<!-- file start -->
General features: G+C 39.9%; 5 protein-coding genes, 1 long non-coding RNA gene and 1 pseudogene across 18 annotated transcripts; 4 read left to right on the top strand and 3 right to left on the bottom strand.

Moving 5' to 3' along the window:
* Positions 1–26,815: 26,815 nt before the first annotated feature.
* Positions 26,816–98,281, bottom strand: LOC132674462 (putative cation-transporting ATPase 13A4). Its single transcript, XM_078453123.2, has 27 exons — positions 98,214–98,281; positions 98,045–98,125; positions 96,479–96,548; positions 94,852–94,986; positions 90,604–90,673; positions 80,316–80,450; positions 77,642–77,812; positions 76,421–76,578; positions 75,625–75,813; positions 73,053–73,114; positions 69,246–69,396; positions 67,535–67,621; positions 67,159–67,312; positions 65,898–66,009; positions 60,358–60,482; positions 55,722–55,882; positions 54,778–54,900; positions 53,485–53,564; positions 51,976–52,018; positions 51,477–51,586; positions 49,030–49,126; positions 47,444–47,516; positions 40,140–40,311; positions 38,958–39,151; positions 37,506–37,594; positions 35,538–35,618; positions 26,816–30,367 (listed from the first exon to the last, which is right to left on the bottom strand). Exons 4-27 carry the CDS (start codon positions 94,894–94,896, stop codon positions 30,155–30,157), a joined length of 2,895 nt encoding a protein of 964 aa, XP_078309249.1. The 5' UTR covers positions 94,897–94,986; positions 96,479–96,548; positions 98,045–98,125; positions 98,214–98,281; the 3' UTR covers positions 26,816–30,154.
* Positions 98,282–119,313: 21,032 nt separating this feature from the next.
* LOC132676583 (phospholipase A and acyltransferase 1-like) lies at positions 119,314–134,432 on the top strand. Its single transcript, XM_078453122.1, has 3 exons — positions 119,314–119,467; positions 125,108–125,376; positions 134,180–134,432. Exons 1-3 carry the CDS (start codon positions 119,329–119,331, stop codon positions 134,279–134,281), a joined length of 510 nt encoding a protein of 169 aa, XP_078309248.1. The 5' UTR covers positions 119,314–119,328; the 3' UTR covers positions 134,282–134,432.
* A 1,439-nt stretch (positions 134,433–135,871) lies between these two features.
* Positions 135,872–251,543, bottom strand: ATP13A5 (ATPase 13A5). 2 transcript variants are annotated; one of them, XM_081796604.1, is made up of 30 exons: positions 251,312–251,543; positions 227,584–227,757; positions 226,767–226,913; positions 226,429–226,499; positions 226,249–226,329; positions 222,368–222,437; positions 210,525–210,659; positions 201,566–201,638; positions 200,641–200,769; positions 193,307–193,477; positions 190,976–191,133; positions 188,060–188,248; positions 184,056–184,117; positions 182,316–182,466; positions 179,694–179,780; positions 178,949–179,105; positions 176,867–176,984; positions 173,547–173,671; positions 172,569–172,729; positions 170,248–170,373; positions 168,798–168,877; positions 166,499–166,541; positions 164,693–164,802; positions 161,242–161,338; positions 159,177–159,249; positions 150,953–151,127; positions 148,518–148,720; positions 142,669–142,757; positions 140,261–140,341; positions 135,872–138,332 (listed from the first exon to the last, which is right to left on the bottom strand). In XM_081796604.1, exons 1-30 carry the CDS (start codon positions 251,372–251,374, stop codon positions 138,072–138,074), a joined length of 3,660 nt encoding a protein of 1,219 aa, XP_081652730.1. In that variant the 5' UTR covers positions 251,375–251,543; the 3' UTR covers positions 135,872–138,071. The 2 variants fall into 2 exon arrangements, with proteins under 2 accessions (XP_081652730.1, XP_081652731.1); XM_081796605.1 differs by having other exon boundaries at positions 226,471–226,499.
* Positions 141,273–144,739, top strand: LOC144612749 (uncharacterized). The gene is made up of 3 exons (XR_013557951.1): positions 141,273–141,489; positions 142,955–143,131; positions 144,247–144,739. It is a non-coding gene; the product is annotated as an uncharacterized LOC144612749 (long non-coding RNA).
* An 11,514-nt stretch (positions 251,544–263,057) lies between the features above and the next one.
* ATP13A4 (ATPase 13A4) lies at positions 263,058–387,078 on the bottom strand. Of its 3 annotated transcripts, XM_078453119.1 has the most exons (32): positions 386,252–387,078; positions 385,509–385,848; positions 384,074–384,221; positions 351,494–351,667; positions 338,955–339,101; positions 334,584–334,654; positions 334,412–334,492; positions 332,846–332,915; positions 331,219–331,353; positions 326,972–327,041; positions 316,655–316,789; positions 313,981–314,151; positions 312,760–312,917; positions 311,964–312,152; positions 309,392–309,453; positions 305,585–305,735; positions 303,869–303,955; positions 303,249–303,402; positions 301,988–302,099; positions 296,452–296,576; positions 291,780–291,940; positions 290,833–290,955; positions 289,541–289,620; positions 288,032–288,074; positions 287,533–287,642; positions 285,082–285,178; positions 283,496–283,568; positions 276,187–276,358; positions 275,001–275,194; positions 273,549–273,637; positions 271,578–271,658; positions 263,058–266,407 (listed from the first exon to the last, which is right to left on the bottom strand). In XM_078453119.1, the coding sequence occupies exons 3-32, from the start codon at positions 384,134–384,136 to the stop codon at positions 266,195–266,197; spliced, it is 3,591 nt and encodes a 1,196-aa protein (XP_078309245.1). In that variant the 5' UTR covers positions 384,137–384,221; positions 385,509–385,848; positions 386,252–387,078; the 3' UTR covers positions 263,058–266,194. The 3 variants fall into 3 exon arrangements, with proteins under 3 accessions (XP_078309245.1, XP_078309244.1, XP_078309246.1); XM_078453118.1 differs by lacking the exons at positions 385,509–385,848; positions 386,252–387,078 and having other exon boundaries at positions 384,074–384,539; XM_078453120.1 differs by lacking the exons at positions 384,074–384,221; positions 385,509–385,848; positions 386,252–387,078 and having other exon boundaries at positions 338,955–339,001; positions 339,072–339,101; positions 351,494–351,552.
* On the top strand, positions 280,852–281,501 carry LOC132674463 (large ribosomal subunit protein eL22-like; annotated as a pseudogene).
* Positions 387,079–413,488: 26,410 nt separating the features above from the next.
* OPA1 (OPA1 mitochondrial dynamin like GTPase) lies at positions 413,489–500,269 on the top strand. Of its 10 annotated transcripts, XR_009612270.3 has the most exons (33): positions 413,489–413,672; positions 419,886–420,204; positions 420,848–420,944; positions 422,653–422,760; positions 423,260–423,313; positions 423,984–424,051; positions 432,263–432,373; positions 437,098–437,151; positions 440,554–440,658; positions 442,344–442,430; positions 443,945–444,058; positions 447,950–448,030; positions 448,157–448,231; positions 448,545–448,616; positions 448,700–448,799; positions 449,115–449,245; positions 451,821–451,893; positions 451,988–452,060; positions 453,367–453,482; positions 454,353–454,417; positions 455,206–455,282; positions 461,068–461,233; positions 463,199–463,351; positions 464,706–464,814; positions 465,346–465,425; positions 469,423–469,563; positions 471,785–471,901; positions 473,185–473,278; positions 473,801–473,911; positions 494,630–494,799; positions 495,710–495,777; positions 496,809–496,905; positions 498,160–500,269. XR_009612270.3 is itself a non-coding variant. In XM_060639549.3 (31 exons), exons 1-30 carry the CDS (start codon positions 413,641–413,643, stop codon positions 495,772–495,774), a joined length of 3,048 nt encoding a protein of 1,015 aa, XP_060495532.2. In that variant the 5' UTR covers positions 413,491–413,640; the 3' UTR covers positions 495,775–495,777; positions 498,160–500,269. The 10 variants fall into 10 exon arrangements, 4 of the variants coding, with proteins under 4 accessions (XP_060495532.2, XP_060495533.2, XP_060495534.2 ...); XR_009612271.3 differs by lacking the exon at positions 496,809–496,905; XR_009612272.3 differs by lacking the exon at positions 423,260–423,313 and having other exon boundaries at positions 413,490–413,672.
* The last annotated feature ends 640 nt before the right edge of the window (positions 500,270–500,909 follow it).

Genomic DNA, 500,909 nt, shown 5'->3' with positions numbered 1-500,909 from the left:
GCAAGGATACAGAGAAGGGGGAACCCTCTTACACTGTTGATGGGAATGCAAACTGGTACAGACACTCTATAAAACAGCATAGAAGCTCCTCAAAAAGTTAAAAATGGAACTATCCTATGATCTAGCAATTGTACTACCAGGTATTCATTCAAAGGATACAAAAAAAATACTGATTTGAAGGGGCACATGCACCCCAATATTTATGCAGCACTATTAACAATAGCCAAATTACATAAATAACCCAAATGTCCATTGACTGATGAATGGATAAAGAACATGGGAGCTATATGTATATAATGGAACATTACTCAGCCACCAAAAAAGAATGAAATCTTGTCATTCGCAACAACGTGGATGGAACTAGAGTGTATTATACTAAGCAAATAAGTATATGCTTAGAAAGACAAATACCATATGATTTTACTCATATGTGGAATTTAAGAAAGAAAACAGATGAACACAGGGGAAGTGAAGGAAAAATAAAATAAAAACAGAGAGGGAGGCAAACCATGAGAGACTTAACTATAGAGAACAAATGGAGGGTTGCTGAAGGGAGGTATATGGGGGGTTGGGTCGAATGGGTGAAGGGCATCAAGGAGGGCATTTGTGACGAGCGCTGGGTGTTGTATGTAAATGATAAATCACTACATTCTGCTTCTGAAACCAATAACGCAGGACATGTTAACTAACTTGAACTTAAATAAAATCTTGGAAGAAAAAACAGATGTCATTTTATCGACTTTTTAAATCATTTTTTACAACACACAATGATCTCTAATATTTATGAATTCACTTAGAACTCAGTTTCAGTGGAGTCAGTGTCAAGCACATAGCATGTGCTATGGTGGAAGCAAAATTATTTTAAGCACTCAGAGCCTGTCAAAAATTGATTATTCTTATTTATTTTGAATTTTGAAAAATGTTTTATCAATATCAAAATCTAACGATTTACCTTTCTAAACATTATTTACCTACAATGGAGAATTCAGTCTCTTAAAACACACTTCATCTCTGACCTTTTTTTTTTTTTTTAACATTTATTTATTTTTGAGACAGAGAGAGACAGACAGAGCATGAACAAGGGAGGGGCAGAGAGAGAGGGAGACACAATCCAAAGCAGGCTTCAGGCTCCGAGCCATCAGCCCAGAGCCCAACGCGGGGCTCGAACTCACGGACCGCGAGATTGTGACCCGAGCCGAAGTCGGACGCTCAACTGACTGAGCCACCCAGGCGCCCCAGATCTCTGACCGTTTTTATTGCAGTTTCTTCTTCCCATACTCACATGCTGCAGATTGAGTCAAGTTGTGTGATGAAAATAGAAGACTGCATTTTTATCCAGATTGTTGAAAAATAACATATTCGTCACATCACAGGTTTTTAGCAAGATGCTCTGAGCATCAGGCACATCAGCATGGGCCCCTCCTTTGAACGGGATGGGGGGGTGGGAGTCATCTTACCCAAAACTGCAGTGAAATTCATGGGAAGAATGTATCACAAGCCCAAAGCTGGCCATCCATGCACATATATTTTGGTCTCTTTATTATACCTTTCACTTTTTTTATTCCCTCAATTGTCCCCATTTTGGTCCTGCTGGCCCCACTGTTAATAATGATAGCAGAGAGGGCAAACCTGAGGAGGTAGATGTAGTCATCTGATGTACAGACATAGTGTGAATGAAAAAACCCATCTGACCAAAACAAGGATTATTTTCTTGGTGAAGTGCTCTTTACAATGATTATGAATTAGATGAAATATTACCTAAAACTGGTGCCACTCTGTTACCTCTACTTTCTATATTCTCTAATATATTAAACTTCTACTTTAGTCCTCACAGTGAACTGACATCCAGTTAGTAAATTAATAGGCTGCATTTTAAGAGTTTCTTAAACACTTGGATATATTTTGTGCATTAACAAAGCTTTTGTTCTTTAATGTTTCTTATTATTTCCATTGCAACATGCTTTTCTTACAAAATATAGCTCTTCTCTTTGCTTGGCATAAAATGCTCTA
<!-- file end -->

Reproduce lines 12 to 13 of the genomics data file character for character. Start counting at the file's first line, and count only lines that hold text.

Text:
* On the top strand, positions 280,852–281,501 carry LOC132674463 (large ribosomal subunit protein eL22-like; annotated as a pseudogene).
* Positions 387,079–413,488: 26,410 nt separating the features above from the next.